Gender
A student’s college project was picked up by media outlets to show ‘how women are constantly stared at.’
Photo by Priyanka Shah

On February 11, Priyanka Shah, a student at Srishti Institute of Art, Design and Technology in Bengaluru, posted a Facebook album called Perspectives. The photographs were taken for an assignment, and what the 19-year-old never expected was for them to be picked up by media outlets for portraying scrutiny on women’s bodies.

According to the description of her photo album, the series sets out to show “how brutal peoples judgements could be, how just one look could speak a thousand words. Specially with women, and how their outfits mattered so much in the society.”

Priyanka set out to do so by capturing her friend in various public settings and the looks she received from passers-by.

While there is no denying that women often face street sexual harassment - sometimes in the form of ‘stares’ and ‘looks’ from strangers while they go about their daily lives - this particular series has come under criticism for seemingly targeting a particular socio-economic class for doing the staring.

There is an apparent socio-cultural difference between the people looking and subject who’s being looked at (Priyanka’s friend). This problematic because it feeds into the stereotype that crimes against women are done only by men from lower socio-economic groups.

While no one should be shamed or harassed for the clothes they choose to wear, the fact is that any clothing - or any act - that is unusual for a setting does elicit shocked and/or curious reactions.

In that context, Priyanka’s friend’s attire could be something which is used to provoke the reactions captured for the project.

The criticism is amplified since some media outlets have picked up Priyanka’s photo series to highlight how women are leched at and made to feel uncomfortable.

However, Priyanka clarifies to TNM that she did not choose the places she did – a flower market, a public park and a few streets – because they were working class neighbourhoods.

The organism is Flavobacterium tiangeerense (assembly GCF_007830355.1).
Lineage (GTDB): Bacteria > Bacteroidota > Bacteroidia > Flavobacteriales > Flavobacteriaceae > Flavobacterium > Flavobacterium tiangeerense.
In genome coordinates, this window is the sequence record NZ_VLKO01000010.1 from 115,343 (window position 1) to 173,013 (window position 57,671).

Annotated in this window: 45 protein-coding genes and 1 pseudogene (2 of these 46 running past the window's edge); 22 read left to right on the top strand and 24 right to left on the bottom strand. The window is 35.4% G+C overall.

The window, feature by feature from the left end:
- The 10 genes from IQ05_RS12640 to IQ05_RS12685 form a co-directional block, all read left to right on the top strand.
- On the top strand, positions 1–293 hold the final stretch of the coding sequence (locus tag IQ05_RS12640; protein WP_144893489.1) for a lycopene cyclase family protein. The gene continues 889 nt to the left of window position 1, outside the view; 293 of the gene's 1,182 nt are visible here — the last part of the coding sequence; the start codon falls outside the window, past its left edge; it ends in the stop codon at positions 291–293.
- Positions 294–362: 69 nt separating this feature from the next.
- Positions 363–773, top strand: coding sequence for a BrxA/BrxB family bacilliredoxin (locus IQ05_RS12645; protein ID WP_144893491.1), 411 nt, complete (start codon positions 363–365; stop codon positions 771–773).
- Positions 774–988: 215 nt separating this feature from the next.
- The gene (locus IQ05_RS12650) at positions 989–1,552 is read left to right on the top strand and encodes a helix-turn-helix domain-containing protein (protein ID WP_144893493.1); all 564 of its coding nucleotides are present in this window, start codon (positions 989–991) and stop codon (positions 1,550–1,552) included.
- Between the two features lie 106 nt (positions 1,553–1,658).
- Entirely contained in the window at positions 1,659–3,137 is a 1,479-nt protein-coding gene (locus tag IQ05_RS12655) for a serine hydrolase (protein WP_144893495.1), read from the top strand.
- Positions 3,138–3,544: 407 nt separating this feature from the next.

“I chose those places because they are around the area I live and because we keep venturing there. For instance, we go to the flower market to shoot for other projects, to paint and buy flowers. The inspiration for the project came from our everyday experiences, and wasn’t an attempt to elicit reactions that would cater to my project,” she says.

Priyanka adds that she has just started learning about photography and she is aware of the criticism her photo series is receiving. She also insists that targeting a certain class or caste of people was not her intent.

She adds that she chose places where she could find a mixed crowd, not limited to only men or people of a certain age group.

“The photos I selected were ones where people came back where we were, often multiple times, and passed comments. Many times, people took selfies deliberately with my friend in the frame. Others came back with more people, laughed at us and started saying things,” Priyanka narrates.

One such incident happened at the flower market, spurring the girls to leave the area. “The looks alone are not the problem. I understand that if you wear a kimono and walk down the street here, people will stare. But the commenting and harassment, that’s not justified,” Priyanka argues.

https://ssl.gstatic.com/ui/v1/icons/mail/images/cleardot.gif“Perhaps I can use the criticism and take this forward by using various kinds of attire and then seeing if the reaction would be any different,” Priyanka says.

(All photos by Priyanka Shah, used here with permission.)